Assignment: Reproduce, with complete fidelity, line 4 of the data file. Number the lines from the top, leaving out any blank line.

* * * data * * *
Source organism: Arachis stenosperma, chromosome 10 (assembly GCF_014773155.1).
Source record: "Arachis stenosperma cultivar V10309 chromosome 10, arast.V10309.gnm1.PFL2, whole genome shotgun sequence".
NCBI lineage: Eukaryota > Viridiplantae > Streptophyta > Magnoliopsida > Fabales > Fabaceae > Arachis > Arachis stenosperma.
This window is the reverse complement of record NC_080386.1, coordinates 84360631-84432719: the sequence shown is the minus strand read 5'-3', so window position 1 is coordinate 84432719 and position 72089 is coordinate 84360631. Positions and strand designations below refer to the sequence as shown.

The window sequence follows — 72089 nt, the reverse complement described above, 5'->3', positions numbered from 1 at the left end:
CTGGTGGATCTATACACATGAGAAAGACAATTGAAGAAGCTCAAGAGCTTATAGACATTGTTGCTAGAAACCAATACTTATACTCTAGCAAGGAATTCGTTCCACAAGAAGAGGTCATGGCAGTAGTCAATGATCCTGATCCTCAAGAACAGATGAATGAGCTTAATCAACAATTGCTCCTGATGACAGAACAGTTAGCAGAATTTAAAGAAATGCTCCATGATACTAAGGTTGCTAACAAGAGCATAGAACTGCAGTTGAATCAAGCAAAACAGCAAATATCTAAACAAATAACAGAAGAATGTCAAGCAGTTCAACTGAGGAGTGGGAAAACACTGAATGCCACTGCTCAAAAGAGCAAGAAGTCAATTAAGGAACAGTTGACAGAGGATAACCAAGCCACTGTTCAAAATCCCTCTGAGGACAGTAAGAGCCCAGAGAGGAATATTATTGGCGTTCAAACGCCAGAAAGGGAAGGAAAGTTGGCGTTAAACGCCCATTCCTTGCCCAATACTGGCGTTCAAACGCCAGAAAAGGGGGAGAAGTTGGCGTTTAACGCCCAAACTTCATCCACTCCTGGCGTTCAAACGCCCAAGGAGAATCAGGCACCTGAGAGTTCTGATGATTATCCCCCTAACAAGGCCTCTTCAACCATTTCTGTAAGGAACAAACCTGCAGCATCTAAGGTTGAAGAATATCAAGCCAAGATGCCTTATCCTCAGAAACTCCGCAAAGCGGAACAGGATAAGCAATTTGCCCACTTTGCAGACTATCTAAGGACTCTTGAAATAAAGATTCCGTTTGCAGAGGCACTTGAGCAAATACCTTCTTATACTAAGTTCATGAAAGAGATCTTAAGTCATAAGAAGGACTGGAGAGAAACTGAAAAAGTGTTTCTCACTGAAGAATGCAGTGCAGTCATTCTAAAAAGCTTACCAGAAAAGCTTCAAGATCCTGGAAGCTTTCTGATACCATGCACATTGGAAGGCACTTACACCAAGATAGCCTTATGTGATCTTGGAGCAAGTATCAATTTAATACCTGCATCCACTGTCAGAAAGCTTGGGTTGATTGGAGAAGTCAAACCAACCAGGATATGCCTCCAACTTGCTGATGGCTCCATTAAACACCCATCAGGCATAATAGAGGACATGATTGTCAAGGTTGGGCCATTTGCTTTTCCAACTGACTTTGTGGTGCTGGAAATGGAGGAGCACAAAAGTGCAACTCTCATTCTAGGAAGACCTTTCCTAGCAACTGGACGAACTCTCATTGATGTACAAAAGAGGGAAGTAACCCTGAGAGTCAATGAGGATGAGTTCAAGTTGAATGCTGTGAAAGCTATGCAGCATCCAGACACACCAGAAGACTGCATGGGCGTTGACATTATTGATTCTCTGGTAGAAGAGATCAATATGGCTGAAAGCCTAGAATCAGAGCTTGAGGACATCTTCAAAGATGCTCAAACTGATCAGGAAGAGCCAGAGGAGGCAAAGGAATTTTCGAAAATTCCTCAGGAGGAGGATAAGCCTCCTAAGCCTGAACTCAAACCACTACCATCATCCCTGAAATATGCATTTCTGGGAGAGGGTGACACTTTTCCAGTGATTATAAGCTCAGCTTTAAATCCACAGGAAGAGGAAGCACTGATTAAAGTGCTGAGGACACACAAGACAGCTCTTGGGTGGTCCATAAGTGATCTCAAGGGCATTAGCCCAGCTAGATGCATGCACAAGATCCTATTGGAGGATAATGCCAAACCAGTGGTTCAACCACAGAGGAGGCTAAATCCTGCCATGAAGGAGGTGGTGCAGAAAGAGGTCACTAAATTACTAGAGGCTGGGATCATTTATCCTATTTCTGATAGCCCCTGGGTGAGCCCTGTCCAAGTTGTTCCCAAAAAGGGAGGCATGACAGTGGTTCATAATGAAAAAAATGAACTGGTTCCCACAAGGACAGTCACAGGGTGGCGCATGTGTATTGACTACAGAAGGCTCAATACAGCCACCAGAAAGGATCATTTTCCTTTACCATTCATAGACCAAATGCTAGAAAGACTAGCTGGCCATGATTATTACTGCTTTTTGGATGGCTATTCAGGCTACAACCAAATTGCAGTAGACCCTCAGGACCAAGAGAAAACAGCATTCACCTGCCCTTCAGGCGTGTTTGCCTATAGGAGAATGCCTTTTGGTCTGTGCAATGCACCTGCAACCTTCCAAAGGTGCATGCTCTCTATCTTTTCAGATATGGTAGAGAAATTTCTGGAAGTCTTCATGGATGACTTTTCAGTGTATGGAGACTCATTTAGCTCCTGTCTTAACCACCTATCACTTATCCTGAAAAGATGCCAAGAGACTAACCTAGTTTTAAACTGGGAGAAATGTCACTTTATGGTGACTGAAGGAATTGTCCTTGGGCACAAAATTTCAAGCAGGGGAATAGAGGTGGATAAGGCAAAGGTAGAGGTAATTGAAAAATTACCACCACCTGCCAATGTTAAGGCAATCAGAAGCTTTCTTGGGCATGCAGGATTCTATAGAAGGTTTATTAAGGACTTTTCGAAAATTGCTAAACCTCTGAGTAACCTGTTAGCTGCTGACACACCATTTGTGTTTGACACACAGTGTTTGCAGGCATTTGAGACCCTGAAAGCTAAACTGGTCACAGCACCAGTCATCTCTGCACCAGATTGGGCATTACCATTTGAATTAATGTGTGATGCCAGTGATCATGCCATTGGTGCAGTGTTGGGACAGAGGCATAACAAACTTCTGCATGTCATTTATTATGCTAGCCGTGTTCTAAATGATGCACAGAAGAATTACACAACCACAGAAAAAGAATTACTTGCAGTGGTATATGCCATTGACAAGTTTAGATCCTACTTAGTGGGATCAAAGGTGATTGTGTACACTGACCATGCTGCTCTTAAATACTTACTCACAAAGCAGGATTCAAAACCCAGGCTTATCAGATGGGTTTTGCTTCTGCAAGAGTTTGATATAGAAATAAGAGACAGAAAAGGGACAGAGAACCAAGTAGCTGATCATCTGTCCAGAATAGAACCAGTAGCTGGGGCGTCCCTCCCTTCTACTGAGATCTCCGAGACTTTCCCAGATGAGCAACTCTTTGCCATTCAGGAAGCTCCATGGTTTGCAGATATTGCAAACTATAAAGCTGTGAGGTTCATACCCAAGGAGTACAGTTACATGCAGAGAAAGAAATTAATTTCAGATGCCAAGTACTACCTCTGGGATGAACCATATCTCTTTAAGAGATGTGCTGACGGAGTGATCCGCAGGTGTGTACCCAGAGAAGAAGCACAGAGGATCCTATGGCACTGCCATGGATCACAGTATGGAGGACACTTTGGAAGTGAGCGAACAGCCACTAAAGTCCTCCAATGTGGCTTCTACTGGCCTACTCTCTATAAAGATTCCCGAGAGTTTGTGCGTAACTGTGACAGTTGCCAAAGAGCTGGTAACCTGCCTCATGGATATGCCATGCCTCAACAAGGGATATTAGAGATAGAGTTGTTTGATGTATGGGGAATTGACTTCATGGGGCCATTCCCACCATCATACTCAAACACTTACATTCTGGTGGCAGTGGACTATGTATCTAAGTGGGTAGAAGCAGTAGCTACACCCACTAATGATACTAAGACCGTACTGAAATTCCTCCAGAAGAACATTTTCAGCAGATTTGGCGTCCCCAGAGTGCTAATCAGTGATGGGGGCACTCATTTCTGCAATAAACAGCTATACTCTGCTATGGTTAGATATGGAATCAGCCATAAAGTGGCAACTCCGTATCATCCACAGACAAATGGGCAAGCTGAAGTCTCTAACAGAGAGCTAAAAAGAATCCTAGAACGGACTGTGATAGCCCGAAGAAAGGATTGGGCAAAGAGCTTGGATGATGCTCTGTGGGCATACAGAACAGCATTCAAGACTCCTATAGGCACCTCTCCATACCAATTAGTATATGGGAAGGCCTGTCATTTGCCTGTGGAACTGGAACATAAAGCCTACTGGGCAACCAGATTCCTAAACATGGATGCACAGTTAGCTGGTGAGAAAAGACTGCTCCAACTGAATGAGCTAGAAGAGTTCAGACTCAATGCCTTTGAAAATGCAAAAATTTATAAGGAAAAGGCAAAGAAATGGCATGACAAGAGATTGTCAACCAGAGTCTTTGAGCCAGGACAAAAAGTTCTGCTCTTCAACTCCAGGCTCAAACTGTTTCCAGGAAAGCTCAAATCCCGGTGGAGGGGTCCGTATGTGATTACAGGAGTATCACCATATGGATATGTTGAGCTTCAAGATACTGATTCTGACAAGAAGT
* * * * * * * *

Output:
This window is the reverse complement of record NC_080386.1, coordinates 84360631-84432719: the sequence shown is the minus strand read 5'-3', so window position 1 is coordinate 84432719 and position 72089 is coordinate 84360631. Positions and strand designations below refer to the sequence as shown.